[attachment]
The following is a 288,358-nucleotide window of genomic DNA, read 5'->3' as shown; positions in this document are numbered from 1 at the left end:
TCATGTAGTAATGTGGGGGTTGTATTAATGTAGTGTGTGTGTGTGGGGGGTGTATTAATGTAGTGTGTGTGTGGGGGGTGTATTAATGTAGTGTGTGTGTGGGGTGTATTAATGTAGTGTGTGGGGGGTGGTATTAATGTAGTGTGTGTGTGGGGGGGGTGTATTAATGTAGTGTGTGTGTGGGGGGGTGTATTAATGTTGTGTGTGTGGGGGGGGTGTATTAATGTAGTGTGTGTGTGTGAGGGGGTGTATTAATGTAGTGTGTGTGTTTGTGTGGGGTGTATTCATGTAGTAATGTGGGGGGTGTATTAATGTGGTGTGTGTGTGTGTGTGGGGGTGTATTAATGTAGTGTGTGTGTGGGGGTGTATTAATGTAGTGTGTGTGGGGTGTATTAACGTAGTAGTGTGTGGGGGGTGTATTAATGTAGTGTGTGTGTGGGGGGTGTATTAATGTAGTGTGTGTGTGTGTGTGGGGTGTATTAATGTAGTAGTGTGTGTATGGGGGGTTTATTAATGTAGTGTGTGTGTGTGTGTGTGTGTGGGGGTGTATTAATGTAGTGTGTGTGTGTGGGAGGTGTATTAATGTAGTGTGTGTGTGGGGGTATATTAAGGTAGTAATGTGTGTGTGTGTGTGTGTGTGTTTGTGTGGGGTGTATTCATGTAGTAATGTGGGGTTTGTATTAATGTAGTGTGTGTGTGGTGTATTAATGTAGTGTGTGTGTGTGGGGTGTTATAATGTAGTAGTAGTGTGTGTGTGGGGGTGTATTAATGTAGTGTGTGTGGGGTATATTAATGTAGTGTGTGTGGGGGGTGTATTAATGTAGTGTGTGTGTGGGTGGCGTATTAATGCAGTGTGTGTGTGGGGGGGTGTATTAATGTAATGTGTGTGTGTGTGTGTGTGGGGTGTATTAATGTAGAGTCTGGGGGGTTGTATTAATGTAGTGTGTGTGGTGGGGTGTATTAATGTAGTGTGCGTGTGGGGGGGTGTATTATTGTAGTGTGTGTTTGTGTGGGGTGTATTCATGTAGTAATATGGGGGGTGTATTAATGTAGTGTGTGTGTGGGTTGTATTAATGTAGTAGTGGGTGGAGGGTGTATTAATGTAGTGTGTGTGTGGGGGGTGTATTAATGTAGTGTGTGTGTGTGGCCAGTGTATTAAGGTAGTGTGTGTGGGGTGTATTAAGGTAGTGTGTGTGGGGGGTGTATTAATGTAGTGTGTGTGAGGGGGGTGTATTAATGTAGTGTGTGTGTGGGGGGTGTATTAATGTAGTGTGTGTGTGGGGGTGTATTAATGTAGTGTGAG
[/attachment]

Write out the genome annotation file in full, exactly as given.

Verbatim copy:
The following is a 288,358-nucleotide window of genomic DNA, read 5'->3' as shown; positions in this document are numbered from 1 at the left end:
TCATGTAGTAATGTGGGGGTTGTATTAATGTAGTGTGTGTGTGTGGGGGGTGTATTAATGTAGTGTGTGTGTGGGGGGTGTATTAATGTAGTGTGTGTGTGGGGTGTATTAATGTAGTGTGTGGGGGGTGGTATTAATGTAGTGTGTGTGTGGGGGGGGTGTATTAATGTAGTGTGTGTGTGGGGGGGTGTATTAATGTTGTGTGTGTGGGGGGGGTGTATTAATGTAGTGTGTGTGTGTGAGGGGGTGTATTAATGTAGTGTGTGTGTTTGTGTGGGGTGTATTCATGTAGTAATGTGGGGGGTGTATTAATGTGGTGTGTGTGTGTGTGTGGGGGTGTATTAATGTAGTGTGTGTGTGGGGGTGTATTAATGTAGTGTGTGTGGGGTGTATTAACGTAGTAGTGTGTGGGGGGTGTATTAATGTAGTGTGTGTGTGGGGGGTGTATTAATGTAGTGTGTGTGTGTGTGTGGGGTGTATTAATGTAGTAGTGTGTGTATGGGGGGTTTATTAATGTAGTGTGTGTGTGTGTGTGTGTGTGGGGGTGTATTAATGTAGTGTGTGTGTGTGGGAGGTGTATTAATGTAGTGTGTGTGTGGGGGTATATTAAGGTAGTAATGTGTGTGTGTGTGTGTGTGTGTTTGTGTGGGGTGTATTCATGTAGTAATGTGGGGTTTGTATTAATGTAGTGTGTGTGTGGTGTATTAATGTAGTGTGTGTGTGTGGGGTGTTATAATGTAGTAGTAGTGTGTGTGTGGGGGTGTATTAATGTAGTGTGTGTGGGGTATATTAATGTAGTGTGTGTGGGGGGTGTATTAATGTAGTGTGTGTGTGGGTGGCGTATTAATGCAGTGTGTGTGTGGGGGGGTGTATTAATGTAATGTGTGTGTGTGTGTGTGTGGGGTGTATTAATGTAGAGTCTGGGGGGTTGTATTAATGTAGTGTGTGTGGTGGGGTGTATTAATGTAGTGTGCGTGTGGGGGGGTGTATTATTGTAGTGTGTGTTTGTGTGGGGTGTATTCATGTAGTAATATGGGGGGTGTATTAATGTAGTGTGTGTGTGGGTTGTATTAATGTAGTAGTGGGTGGAGGGTGTATTAATGTAGTGTGTGTGTGGGGGGTGTATTAATGTAGTGTGTGTGTGTGGCCAGTGTATTAAGGTAGTGTGTGTGGGGTGTATTAAGGTAGTGTGTGTGGGGGGTGTATTAATGTAGTGTGTGTGAGGGGGGTGTATTAATGTAGTGTGTGTGTGGGGGGTGTATTAATGTAGTGTGTGTGTGGGGGTGTATTAATGTAGTGTGAG